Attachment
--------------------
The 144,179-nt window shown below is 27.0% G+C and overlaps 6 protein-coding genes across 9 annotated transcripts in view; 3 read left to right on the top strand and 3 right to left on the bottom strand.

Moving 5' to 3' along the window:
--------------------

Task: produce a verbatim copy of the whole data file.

The 144,179-nt window shown below is 27.0% G+C and overlaps 6 protein-coding genes across 9 annotated transcripts in view; 3 read left to right on the top strand and 3 right to left on the bottom strand.

Moving 5' to 3' along the window: